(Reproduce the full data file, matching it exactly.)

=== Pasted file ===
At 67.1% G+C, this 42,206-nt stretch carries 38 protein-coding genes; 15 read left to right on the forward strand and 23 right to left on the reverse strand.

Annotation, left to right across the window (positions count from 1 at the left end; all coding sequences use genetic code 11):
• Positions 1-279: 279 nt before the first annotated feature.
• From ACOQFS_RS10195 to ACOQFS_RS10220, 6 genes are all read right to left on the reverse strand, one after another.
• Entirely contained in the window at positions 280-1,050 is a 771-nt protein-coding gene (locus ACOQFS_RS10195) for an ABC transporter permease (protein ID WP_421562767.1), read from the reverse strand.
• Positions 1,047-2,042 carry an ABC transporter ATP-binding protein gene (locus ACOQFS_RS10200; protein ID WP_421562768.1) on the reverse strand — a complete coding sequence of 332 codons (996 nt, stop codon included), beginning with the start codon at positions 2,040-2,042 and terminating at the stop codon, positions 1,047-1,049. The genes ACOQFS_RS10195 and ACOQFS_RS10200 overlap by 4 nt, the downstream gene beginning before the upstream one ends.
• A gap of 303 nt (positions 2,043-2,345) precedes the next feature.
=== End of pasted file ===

At 67.1% G+C, this 42,206-nt stretch carries 38 protein-coding genes; 15 read left to right on the forward strand and 23 right to left on the reverse strand.

Annotation, left to right across the window (positions count from 1 at the left end; all coding sequences use genetic code 11):
• Positions 1-279: 279 nt before the first annotated feature.
• From ACOQFS_RS10195 to ACOQFS_RS10220, 6 genes are all read right to left on the reverse strand, one after another.
• Entirely contained in the window at positions 280-1,050 is a 771-nt protein-coding gene (locus ACOQFS_RS10195) for an ABC transporter permease (protein ID WP_421562767.1), read from the reverse strand.
• Positions 1,047-2,042 carry an ABC transporter ATP-binding protein gene (locus ACOQFS_RS10200; protein ID WP_421562768.1) on the reverse strand — a complete coding sequence of 332 codons (996 nt, stop codon included), beginning with the start codon at positions 2,040-2,042 and terminating at the stop codon, positions 1,047-1,049. The genes ACOQFS_RS10195 and ACOQFS_RS10200 overlap by 4 nt, the downstream gene beginning before the upstream one ends.
• A gap of 303 nt (positions 2,043-2,345) precedes the next feature.